Stephen Hawking bet Gordon Kane $100 that physicists would not discover the Higgs boson. After losing that bet when physicists detected the particle in 2012, Hawking lamented the discovery, saying it made physics less interesting. Now, in the preface to a new collection of essays and lectures called "Starmus," the famous theoretical physicist is warning that the particle could one day be responsible for the destruction of the known universe.
Hawking is not the only scientist who thinks so. The theory of a Higgs boson doomsday, where a quantum fluctuation creates a vacuum "bubble" that expands through space and wipes out the universe, has existed for a while. However, scientists don't think it could happen anytime soon.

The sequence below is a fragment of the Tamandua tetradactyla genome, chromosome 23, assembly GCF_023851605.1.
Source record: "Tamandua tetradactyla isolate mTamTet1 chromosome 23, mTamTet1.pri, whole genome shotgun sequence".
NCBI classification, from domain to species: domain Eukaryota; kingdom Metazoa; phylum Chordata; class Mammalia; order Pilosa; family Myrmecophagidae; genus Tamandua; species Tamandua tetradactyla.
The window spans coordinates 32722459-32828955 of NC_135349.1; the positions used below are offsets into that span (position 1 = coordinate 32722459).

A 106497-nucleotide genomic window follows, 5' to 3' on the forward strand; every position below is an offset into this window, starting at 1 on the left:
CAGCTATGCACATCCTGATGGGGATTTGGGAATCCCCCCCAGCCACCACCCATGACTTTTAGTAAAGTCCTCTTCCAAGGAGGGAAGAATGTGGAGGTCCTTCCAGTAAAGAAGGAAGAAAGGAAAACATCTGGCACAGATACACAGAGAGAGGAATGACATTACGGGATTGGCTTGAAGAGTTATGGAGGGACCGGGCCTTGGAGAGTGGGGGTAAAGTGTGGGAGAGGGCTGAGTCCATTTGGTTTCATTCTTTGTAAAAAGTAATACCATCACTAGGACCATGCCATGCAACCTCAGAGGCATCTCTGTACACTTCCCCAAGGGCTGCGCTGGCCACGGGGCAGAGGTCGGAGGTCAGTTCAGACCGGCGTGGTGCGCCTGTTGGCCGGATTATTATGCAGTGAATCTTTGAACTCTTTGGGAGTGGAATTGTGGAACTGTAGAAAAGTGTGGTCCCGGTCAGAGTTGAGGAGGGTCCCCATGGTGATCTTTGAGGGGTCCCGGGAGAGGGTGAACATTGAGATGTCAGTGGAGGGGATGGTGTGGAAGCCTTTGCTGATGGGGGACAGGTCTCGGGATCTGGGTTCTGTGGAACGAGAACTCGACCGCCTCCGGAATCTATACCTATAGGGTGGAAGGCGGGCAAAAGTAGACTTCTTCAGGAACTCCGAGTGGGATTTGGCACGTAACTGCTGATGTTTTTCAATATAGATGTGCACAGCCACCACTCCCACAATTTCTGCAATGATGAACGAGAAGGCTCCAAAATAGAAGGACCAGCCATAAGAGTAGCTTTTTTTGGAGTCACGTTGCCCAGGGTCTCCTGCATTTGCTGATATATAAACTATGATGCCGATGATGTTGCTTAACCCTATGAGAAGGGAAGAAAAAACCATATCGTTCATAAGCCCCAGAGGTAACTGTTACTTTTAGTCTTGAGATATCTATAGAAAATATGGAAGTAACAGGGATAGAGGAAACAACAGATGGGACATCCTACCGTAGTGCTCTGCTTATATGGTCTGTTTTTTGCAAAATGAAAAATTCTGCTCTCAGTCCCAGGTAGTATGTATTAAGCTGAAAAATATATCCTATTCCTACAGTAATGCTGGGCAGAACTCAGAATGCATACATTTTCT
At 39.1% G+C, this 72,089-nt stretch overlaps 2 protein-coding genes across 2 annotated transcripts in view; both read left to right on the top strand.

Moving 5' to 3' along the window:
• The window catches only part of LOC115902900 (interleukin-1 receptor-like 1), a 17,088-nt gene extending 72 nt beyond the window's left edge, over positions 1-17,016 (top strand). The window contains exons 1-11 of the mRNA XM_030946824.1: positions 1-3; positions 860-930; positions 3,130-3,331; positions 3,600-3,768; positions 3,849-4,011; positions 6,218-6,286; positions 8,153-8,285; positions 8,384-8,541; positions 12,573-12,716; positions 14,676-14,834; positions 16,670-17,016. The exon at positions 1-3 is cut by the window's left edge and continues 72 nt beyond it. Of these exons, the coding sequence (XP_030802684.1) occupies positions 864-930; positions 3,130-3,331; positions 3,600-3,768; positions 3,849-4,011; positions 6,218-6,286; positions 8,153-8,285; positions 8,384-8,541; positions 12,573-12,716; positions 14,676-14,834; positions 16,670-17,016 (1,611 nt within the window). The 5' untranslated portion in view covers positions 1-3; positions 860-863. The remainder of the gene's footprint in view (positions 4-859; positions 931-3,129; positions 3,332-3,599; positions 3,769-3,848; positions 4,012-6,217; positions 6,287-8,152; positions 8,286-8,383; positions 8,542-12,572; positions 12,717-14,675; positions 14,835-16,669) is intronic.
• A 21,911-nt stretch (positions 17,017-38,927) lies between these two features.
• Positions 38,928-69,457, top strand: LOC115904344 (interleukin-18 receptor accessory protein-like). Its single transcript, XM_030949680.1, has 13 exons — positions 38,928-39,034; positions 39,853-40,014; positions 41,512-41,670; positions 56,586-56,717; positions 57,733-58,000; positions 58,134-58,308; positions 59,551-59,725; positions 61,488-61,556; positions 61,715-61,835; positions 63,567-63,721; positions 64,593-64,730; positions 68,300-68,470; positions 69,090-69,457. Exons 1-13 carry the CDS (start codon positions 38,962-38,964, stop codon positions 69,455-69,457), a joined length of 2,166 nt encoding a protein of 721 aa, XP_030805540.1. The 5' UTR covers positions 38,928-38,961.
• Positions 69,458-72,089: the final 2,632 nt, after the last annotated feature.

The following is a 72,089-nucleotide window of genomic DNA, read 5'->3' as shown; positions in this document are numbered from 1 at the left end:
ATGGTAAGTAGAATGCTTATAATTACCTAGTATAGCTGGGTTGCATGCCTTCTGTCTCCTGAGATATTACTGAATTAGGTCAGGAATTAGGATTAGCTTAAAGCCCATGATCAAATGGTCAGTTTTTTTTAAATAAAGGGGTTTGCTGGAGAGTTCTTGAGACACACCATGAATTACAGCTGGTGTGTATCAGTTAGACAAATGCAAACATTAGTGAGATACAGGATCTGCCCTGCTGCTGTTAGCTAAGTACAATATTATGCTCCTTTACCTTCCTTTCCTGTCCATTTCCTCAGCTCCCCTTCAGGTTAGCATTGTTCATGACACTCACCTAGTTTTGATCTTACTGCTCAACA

"Most likely it will take 10 to the 100 years [a 1 followed by 100 zeroes] for this to happen, so probably you shouldn't sell your house and you should continue to pay your taxes," Joseph Lykken, a theoretical physicist at the Fermi National Accelerator Laboratory in Batavia, Illinois, said during his lecture at the SETI Institute on Sept. 2. "On the other hand it may already happened, and the bubble might be on its way here now. And you won't know because it's going at the speed of light so there's not going to be any warning."
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